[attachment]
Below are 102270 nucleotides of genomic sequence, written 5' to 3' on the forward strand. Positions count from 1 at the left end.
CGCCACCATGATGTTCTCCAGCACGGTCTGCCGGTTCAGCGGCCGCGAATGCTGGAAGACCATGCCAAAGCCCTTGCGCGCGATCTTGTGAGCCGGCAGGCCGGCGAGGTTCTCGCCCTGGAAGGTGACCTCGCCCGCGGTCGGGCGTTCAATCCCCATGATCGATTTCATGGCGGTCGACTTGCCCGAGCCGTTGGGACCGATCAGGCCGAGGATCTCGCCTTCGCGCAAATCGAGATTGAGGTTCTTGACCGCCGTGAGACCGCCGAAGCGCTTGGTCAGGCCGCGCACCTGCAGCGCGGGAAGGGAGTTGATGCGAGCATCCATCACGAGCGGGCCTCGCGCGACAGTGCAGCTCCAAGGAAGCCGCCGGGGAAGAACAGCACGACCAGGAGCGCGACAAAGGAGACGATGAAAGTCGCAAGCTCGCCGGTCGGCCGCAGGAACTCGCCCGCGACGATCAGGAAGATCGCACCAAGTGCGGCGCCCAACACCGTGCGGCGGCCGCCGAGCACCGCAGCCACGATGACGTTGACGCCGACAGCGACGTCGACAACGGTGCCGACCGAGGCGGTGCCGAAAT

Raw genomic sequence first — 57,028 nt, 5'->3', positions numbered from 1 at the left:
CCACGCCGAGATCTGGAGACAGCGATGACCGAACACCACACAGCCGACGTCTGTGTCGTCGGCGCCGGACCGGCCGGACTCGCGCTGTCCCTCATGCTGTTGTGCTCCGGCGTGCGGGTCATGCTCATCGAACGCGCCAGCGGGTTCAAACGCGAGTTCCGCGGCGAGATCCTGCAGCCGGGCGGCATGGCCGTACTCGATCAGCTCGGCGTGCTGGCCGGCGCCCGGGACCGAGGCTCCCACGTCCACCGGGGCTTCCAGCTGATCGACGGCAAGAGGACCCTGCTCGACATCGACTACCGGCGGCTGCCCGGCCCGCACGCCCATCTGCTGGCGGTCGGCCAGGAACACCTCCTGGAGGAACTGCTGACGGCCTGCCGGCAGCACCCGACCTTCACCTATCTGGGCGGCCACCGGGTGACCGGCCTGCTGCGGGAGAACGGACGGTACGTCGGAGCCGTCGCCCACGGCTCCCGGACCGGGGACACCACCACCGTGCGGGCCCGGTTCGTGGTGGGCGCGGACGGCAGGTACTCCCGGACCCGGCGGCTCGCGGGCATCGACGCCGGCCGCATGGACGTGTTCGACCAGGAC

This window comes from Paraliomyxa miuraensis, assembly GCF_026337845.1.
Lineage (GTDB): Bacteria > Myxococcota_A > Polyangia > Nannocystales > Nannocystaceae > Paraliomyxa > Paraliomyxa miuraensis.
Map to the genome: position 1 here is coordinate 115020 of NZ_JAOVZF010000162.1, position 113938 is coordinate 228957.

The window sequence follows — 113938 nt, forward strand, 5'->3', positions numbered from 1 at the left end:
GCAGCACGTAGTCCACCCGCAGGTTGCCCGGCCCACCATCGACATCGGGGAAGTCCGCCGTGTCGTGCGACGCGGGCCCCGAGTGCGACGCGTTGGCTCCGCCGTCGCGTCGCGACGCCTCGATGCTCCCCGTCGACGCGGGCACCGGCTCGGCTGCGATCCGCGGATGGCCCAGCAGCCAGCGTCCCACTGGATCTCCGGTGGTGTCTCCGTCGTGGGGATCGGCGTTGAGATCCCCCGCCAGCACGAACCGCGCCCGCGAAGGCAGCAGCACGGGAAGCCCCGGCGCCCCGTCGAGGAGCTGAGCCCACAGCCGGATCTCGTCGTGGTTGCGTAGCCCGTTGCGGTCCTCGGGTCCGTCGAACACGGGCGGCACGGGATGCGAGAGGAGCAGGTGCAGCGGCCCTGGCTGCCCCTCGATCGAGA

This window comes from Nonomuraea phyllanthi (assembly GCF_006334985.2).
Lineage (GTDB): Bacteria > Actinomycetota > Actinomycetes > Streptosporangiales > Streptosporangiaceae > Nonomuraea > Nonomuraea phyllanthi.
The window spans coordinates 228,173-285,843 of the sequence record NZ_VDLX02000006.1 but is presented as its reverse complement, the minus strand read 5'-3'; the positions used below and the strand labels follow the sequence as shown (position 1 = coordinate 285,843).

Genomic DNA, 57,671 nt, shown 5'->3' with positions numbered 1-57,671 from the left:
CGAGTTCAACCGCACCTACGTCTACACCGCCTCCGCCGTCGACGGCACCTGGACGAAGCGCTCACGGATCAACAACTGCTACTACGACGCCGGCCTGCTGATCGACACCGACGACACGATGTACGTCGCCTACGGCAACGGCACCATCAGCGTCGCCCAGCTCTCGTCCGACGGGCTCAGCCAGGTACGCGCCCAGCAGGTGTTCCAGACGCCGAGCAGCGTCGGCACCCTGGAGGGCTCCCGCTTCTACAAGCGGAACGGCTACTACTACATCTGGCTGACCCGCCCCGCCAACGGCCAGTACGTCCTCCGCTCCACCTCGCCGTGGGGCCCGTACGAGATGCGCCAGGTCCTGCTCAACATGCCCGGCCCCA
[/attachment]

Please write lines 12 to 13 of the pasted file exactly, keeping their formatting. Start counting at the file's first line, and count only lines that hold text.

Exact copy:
The window spans coordinates 228,173-285,843 of the sequence record NZ_VDLX02000006.1 but is presented as its reverse complement, the minus strand read 5'-3'; the positions used below and the strand labels follow the sequence as shown (position 1 = coordinate 285,843).

Genomic DNA, 57,671 nt, shown 5'->3' with positions numbered 1-57,671 from the left: